Low entry points
Walker, who recently sold a luxury unit at 15 Broad Street which used to be JP Morgans old headquarters and was then converted into luxury condos using designer architect, Philippe Starck, says “I love conversions and the Financial Centre has a lot of them. The idea of converting the structures and repurposing them to house people, makes a lot of sense. The existing structures allowed for large flowing floor plans, with high ceilings; very loft-like. Further, the oversized vault spaces lent themselves very well to amenity spaces, such as pools, golf-simulation rooms, billiards, spa retreats, and gyms. A lot of the global purchasers in the Financial District are very sophisticated and well travelled. They find the converted buildings cutting-edge, full of history and something different.” According to Walker, there is a built-in appreciation when investing in the Financial District. “I call it the New Downtown, he says. “In a market where most of Downtown Manhattan prices have pretty much plateaued in the US$1,800-US$2,000 per sq ft range (for resale listings), the Financial District entry point is lower, allowing for appreciation and catch-up to some of its surrounding neighbours like Tribeca and Soho. Buildings like 15 Broad and 20 Pine have anchored the area, with a new breed of large converted five-star luxury buildings. Lots of Tribeca residences who previously wouldn’t step foot in the neighbourhood have flocked to these buildings where they can get incredible amenities, views, and still be within walking distance to the rest of downtown.”
One Wall Street
Residential development is expected to increase in the next couple of years, with the most talked-about conversion being “One Wall Street”, a landmark 50-storey limestone art deco tower on the southeast corner of Broadway and Wall Street that was designed for the Irving Trust Company by “architect of the century” Ralph Walker in 1931. It was built atop what NYC urban historian James Nevius calls “the most expensive real estate in New York”. Acquired by Macklowe Properties in 2014, the building is now being transformed into an apartment building in the largest office-to-residential conversion in the history of New York City. Macklowe Properties is working with SLCE Architects to transform this landmark into a condo building with 566 studio to four-bedroom apartments and a penthouse that offer unobstructed views of New York Harbour and the Statue of Liberty. While sales have yet to get underway, prices start from US$960,000 for a studio apartment and construction is expected to wrap up sometime in 2020. The building will have 100,000 square feet of amenities and a Whole Foods at the base.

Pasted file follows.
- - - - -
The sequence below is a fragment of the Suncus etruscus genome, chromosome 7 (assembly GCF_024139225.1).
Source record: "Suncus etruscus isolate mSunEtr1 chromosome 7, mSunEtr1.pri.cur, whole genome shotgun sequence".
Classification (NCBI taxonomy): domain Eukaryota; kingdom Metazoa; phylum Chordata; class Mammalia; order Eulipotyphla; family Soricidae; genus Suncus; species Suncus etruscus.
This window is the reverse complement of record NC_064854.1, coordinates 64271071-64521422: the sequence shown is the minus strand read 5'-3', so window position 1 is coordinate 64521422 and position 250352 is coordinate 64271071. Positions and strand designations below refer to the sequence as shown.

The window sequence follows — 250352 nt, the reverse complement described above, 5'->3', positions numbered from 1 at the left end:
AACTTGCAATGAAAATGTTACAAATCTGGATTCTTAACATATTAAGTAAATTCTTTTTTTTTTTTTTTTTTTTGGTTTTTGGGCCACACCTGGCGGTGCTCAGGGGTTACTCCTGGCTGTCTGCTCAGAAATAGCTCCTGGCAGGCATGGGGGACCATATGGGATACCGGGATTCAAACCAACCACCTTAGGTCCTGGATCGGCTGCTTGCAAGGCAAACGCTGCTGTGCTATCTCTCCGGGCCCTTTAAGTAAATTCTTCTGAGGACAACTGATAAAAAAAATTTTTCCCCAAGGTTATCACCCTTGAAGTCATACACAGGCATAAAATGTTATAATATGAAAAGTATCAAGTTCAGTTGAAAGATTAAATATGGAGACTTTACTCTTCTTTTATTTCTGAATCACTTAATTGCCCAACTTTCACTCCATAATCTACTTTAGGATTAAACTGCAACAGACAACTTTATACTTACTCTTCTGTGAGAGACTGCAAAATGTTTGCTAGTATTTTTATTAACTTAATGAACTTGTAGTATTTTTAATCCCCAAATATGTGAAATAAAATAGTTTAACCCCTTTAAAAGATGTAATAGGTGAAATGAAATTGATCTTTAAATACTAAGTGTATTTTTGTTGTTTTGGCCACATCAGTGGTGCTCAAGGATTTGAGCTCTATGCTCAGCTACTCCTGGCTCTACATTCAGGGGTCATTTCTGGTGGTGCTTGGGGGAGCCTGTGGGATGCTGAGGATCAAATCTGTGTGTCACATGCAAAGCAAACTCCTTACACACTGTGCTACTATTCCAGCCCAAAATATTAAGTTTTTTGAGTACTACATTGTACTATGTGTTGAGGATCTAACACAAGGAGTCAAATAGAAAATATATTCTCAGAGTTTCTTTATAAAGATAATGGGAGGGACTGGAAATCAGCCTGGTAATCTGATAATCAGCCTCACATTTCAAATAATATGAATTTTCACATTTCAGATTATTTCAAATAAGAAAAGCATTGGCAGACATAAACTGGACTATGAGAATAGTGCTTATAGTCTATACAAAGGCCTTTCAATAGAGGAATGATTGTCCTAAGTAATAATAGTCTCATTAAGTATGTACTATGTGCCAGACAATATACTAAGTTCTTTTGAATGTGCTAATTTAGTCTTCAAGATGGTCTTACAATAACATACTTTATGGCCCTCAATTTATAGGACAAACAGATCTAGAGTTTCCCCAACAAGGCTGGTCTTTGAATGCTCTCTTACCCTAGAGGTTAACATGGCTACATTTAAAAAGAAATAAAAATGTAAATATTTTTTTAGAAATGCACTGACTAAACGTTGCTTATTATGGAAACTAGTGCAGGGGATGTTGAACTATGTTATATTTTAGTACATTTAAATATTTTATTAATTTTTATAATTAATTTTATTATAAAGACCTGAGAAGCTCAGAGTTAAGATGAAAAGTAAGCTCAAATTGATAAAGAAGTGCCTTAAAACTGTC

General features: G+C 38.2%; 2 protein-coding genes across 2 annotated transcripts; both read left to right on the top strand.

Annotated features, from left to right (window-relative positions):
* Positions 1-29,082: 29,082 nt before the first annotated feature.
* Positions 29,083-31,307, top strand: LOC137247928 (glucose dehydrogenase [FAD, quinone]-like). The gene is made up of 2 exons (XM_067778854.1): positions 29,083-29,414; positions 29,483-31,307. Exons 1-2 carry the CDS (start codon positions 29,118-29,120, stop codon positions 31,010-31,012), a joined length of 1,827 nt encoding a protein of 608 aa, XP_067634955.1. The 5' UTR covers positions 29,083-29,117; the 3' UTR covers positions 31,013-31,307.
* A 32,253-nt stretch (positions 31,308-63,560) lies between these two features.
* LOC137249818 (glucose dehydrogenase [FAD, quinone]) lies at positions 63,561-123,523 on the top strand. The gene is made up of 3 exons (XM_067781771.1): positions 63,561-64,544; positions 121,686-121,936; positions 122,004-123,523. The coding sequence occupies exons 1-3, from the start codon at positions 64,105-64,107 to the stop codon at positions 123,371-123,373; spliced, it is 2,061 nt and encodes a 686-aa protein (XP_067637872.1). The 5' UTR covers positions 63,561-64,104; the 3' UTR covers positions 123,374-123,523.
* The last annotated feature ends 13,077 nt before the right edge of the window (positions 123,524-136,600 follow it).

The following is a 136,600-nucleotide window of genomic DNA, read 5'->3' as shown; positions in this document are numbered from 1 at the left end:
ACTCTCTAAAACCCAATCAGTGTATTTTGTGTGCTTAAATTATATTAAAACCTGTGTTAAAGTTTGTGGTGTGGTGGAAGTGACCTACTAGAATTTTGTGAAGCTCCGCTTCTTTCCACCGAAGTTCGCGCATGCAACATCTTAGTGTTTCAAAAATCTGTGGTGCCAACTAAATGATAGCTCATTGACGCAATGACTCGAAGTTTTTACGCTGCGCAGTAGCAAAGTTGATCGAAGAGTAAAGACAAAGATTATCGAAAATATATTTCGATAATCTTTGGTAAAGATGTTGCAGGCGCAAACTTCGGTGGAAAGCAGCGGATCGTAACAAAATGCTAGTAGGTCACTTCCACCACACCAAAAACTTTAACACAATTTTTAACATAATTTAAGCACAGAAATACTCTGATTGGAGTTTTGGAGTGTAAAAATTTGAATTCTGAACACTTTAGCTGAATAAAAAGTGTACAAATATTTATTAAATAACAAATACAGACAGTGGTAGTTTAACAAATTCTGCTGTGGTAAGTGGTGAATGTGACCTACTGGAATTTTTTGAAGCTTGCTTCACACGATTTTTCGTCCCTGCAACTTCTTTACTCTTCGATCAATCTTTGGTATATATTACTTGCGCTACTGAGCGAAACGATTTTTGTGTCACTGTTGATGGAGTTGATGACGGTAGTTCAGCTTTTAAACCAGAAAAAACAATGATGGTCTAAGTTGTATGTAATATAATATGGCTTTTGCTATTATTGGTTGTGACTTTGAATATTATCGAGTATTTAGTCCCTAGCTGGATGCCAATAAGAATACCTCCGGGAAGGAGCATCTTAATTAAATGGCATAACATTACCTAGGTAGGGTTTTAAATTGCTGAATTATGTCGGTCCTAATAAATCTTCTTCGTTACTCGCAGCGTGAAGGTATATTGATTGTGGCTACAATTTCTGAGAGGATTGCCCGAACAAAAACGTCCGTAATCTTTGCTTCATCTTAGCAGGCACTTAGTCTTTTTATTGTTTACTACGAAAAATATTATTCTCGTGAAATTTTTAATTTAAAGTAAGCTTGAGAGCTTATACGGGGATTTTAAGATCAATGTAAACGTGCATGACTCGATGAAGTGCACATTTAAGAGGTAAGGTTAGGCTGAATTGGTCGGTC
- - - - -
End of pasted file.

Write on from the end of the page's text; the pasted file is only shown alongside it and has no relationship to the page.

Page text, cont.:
Richard Dubrow, Director of Marketing at Macklowe Properties, said, “Future residents at One Wall Street will naturally be drawn to the idea of living in an architectural icon, that has the beauty of a museum with wide halls and high ceilings. The building embraces both its history and innovation to create a modern space for young professionals to live in and enjoy. One of its unique features is the Red Room, a 5000 square foot, triple height floor-to-ceiling mosaic by muralist Hildreth Meiere.”
Kelly M. Klingman, real estate broker at CORE, says the area has seen its residential population triple in size since 2008 and with the amount of luxury products that have closed sales, combined with offerings, the price per square foot is between US$2000-US$3000 and trending up. “Sales for One Wall Street will launch later this year,” Klingman says. “It is a real estate offering that is architecturally, environmentally, mechanically and economically superior.”
Planned well, Wall Street could become an exciting destination, with mixed-use ground-floor retail and residences above. But if not, it might become a nightmare for residents and tourists who are drawn to this area. To this Dubrow says, “Residential buildings have less density than office buildings, therefore, converting from office to residential use should only lower the load on the street and sidewalk.”
The biggest symbol of change in the Financial District is perhaps the bronze sculpture of the Fearless Girl by Kristen Visbal, who was reinstalled from the Bowling Green to face the New York Stock Exchange last year. As she stands up and stares down, she is more than a symbol of female empowerment. She keeps a watch on all the business going on here, the life and times of a new chapter in New York’s history.